An Oklahoma boomtown, once responsible for billions of dollars of zinc and ore during both World Wars, now sits vacant and uninhabitable after a series of environmental catastrophes.
Picher, Oklahoma: Catastrophe, Memory and Trauma gives insight into the devastation caused by depleting natural resources in the nations heartland. The summer exhibition of photography and found objects opens Tuesday, June 13, at the Fred Jones Jr. Museum of Art
on the University of Oklahoma Norman campus.
The exhibition explores the dissolution of Picher after its designation as part of the 1983 Tar Creek Superfund Site and tornado disaster in 2008.
What began as an initial visit to Picher, shortly after an F4 tornado forced residents to abandon the damaged remains of their town, turned into a nine-year project for photographer Todd Stewart.
For many years, my concerns as a photographer have been centered on the idea that landscapes are embedded with memory and history that personal, cultural and historical narrative is what defines a place, he said. Im drawn to landscapes where evidence of this fact is evident, and where, as a photographer, I believe I can represent these ideas in my work.
Stewart, who is the associate professor of art, technology and culture at the OU School of Visual Arts, collaborated with colleague Alison Fields, the Mary Lou Milner Carver Professor of Art of the American West and associate professor of art history, to produce a photoessay published last year by the University of Oklahoma Press. That book became the genesis for the exhibition at the Fred Jones Jr. Museum of Art.
The tornado had leveled houses in a significant part of the town, leaving only building foundations and pavement still in place, Stewart said. The ground was layered with material artifacts: photographs, books, clothes, toys, letters. All lay bare on the ground, all dislocated, all removed from their original context. During the next few years, each time I returned to Picher I found less and less remaining, the landscape increasingly enveloping everything left behind.
A series of photographs of Picher, taken by Stewart from 2008 to 2017, documents Pichers entangled identities the thriving small town that is proud of its churches, schools and contributions to the U.S. military; the countrys most toxic Superfund site; the otherworldly ghost town precariously positioned over massive sinkholes. Stewarts images, along with found objects collected by the artist, detail the way that memory, embedded in the artifacts, landscapes and structures left behind, is dislocated and reframed through events of environmental trauma.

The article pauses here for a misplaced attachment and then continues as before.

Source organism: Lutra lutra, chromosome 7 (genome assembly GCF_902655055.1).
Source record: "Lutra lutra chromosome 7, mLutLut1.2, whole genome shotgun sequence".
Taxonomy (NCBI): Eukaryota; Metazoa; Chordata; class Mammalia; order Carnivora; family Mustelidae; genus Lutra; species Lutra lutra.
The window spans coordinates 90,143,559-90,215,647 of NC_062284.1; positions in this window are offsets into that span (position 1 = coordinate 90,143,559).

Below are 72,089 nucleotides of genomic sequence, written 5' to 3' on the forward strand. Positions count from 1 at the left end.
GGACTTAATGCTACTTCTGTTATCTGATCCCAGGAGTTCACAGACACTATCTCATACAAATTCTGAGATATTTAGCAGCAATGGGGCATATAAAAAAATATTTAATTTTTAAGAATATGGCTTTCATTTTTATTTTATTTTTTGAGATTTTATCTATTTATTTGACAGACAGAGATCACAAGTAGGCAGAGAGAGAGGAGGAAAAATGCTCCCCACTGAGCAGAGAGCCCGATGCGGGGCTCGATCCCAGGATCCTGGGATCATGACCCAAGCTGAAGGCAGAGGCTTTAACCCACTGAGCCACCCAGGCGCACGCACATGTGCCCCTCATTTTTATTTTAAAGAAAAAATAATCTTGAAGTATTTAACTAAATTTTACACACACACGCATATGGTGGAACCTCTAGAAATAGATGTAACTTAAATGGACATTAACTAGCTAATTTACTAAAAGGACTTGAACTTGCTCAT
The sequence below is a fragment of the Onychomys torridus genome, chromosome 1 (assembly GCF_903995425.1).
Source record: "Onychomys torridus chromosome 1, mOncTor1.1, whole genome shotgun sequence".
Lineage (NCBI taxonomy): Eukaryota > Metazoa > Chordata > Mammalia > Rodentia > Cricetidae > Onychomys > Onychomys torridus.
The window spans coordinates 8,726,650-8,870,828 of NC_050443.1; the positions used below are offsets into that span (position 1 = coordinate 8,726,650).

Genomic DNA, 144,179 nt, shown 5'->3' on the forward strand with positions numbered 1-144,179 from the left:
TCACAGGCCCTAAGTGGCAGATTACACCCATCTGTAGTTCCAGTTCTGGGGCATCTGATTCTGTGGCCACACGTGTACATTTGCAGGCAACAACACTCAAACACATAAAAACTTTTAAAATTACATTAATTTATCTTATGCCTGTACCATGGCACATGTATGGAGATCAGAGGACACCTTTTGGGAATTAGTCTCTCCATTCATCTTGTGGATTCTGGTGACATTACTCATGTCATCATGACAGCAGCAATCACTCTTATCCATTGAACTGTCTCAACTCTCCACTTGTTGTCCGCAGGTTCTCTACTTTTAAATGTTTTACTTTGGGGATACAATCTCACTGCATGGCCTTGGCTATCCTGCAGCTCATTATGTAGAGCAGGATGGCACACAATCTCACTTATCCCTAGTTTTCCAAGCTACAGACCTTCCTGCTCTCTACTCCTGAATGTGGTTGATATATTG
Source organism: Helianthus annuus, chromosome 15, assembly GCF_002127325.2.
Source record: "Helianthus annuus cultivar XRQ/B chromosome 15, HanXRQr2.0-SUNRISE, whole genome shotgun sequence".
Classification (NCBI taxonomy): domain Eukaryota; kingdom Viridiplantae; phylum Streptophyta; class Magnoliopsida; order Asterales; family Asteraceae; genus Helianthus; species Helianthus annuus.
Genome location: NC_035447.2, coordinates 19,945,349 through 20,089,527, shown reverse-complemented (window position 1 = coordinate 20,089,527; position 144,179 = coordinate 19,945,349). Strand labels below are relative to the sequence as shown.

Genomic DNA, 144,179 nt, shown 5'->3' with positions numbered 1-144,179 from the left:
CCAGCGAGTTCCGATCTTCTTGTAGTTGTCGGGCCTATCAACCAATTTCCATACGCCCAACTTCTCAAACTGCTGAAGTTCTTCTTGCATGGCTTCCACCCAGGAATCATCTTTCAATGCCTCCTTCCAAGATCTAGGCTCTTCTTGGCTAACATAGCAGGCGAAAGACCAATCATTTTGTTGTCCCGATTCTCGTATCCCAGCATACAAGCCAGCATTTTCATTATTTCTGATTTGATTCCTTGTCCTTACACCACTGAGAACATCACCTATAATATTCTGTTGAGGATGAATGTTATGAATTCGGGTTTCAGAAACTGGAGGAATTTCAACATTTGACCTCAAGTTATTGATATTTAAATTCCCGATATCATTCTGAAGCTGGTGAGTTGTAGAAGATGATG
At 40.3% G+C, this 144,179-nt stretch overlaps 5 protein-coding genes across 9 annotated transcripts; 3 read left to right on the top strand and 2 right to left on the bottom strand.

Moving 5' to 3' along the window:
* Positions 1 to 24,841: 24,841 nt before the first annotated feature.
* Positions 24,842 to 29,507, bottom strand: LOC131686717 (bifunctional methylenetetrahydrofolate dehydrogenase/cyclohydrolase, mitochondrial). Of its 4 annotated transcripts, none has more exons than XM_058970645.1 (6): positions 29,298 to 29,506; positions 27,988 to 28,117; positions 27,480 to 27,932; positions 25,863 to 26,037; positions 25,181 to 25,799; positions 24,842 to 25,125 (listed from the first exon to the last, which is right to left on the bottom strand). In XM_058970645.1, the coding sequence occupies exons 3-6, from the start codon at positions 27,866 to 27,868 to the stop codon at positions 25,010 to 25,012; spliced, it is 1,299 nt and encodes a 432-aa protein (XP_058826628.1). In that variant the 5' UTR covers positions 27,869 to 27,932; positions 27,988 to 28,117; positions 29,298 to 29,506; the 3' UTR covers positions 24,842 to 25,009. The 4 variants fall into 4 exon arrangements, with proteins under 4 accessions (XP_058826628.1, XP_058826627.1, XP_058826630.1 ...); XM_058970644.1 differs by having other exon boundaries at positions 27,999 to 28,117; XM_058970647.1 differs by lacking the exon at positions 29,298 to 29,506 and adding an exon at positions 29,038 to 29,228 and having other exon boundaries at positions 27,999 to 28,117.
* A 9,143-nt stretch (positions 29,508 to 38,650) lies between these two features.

Pichers demise raises the question, when material and physical markers of identity are destroyed, what remains to tell the story of the past? said Fields. This exhibit attempts to unravel the deep connections among memory, place and identity in Picher.
The former town of Picher is located eight miles north of Miami on U.S. Highway 69. Situated on Quapaw tribal lands, the town had its beginnings in a 1913 zinc and oil discovery. In the Tri-State Lead and Zinc district, a network of underground mines extending from Treece, Kansas, to Joplin, Missouri, Picher became the top-producing mining field and reached a population of over 14,000 in the 1920s. Playing a major role in both World Wars, the mining field produced more than $20 billion in ore from 1917 to 1947.
After the mines largely closed in 1967, Picher was left with a transformed landscape. Ore production led to massive piles of chat (fine gravel waste made up of leftover mineral fragments), which still are standing today. The mine waste covered 25,000 acres and devastated Quapaw lands and the towns economy. Abandoned mines filled with groundwater and acid seeped into Tar Creek. Sinking ground over former mineshafts swallowed homes.
In 1983, the U.S. Environmental Protection Agency designated the Tar Creek Superfund Site the most toxic 47 square miles in America, including the towns of Picher, Cardin, Quapaw, Commerce and North Miami. Despite remediation efforts, in 2006, the Army Corps of Engineers declared that the town was unsafe, noting that one-third of the towns homes were threatened by underground caverns. On May 10, 2008, an F4 tornado hit Picher, causing extensive damage and injuries, and taking six lives. Afterward, there were no attempts to rebuild.
From Pichers incorporation in 1918 to its formal dissolution in 2014, its mining industry fueled war efforts, supported generations of miners and their families, and ultimately left behind immense underground voids and towering mountains of waste, Fields said.
The exhibition remains on display through Sept. 10 in the Nancy Johnston Records Gallery.
An educational space within the exhibition provides hands-on art activities and props that encourage discussion and storytelling. A writing workshop with creative writer and OU graduate student Matt Jacobson is scheduled from 2 to 4 p.m. Friday, Sept. 1. A closing reception with a lecture by Fields is scheduled from 7 to 9 p.m. Thursday, Sept. 7.
These events are complimentary and open to the public.